Forty-seven miles to go seven

Our sights have been set on visiting Magdalena Bay for some time. It is known for the visiting whales, and the geography of the place looked like we could explore it for weeks. That was the plan, but we threw it out as usual. First, we had to get there though. From our last anchorage at Bahia Santa Maria, Magdalena was within walking distance. As the crow flies, it was well under 10 miles away. For us, it would take many more miles before we would arrive.

We hauled up our anchor just after first light. Immediately, the sails were up and we were slowly gliding out of our sheltered bay, back into the Pacific Ocean. Once clear of the mountain range protecting us from the wind, we picked up speed with the wind on our quarter. Eventually we would jibe, placing ourselves to point straight into the entrance of the greater Mag-Bay (as we began to call it). It was a perfectly timed jibe – no wait, we didn’t jibe at all, we tacked! That’s right. I talked Kerri into trying a 300 degree tack instead of hauling in all the sails for a jibe. During a tack, the wind gently moves the sails for you, which would be too violent in a jibe so we haul in all sails, jibe, then loose all the sails once again. It is a lot of work, while tacking is easy.

We sailed through the gates, with whales feeding all around, and into Mag-Bay where the wind would now be on our nose as we work our way up wind to Man-O-War Cove – our anchorage for a few days. The wind that was great for sown-wind sailing was now a bit on the frisky side for upwind, but that didn’t stop us. We spent numerous hours more heeled over 30 degrees, beating through the chop, and just having a good time. With two miles to go, we lowered the sails and motored in to where we dropped the hook. It was a total of 9 hours to cover 47 miles, two of which we motored, to travel seven from out last anchorage. We were tired, but it was worth it.


Not a dry spot left on deck

Life on the heel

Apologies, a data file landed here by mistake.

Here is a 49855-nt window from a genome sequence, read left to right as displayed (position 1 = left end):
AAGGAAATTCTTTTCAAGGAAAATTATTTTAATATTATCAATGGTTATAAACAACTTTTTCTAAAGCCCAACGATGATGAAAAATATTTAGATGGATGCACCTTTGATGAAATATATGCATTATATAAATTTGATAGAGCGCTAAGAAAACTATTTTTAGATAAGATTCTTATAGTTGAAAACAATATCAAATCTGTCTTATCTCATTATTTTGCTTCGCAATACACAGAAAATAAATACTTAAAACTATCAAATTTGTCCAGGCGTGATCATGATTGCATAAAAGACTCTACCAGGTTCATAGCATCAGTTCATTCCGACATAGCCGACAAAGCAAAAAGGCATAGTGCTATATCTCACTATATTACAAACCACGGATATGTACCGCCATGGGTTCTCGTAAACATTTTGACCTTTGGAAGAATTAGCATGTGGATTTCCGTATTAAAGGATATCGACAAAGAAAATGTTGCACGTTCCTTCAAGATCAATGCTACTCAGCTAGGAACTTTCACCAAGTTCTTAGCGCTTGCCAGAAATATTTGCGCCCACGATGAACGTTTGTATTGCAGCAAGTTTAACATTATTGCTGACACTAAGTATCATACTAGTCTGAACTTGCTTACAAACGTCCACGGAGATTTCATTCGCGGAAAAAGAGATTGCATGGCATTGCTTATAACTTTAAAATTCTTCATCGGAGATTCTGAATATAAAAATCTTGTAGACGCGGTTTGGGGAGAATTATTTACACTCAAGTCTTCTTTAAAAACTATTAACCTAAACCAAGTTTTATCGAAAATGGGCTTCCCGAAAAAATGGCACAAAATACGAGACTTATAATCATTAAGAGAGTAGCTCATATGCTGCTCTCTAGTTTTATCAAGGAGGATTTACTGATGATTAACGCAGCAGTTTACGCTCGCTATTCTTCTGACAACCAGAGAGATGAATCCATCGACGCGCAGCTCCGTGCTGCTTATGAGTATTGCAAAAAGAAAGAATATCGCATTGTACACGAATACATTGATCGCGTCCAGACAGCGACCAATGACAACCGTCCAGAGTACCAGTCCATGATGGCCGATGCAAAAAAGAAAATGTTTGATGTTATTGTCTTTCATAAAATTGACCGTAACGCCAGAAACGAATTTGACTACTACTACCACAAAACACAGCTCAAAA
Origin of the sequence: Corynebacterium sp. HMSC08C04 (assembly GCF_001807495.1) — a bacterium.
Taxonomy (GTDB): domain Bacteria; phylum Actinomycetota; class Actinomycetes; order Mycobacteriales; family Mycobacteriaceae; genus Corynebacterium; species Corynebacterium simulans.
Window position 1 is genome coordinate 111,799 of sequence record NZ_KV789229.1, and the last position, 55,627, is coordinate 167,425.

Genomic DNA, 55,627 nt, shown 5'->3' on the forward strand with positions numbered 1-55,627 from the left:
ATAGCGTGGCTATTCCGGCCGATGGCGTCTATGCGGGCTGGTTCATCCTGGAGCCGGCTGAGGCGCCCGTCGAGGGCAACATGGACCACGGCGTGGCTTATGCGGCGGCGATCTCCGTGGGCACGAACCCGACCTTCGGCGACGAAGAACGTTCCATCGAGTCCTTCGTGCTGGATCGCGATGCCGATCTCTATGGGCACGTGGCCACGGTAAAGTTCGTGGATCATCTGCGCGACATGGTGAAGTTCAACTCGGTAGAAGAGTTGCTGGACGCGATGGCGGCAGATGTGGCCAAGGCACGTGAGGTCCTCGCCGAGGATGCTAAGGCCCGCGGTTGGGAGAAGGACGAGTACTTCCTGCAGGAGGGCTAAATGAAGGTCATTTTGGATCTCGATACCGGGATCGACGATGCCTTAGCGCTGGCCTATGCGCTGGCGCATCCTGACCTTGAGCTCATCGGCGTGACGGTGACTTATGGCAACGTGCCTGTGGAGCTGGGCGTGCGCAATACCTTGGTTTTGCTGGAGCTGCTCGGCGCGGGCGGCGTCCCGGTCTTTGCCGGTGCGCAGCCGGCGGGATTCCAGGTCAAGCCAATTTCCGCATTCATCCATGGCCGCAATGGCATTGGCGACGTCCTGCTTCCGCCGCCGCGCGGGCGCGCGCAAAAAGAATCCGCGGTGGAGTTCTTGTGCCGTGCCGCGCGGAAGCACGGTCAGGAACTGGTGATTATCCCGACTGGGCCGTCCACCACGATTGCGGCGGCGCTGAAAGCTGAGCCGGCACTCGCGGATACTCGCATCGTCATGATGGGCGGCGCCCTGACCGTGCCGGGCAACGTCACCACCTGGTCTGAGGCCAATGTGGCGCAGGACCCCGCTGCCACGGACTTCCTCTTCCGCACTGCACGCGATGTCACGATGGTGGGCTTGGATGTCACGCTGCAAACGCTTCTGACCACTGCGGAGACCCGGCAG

On a side note, after entering in the data to our sailing log, I notice that in just the five voyages we have taken in the 2023 calendar year we have already *sailed* more nautical miles then our entire sailing season of 2019… and 2020, and nearly half of all sailed in 2021 – a year we travelled all the way up to Alaska. The Pacific Ocean is so much more conducive to sailing then the protected waters in the PNW.

Our anchorage overlooked a tiny fishing village on shore. Said village came with a single restaurant, which we visited the very next day. It was all seafood, but even I wanted to try the grilled lobster for some reason. It was okay The breaded fish was better. We would hang out for a few days – seven actually – doing little. We hung out with boating buddies, sun bathed a bit, and went for a dinghy ride into the nearby mangroves. And, though we initially intended to stay and visit other locations in the area, the weather was calling. A great window to make the final overnighter to Cabo San Lucas had appeared and we wanted in. As it turned out, it was a good call. The Australian couple did what we were planning, saw no whales or anything of note over the course of a few days of motoring through uncharted channels.

Tumble weeds are still an issue at sea

Not everyone gets to leave

Our first beach dinning of the year

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1 Response

  1. Rob says:

    Whales! Nice…

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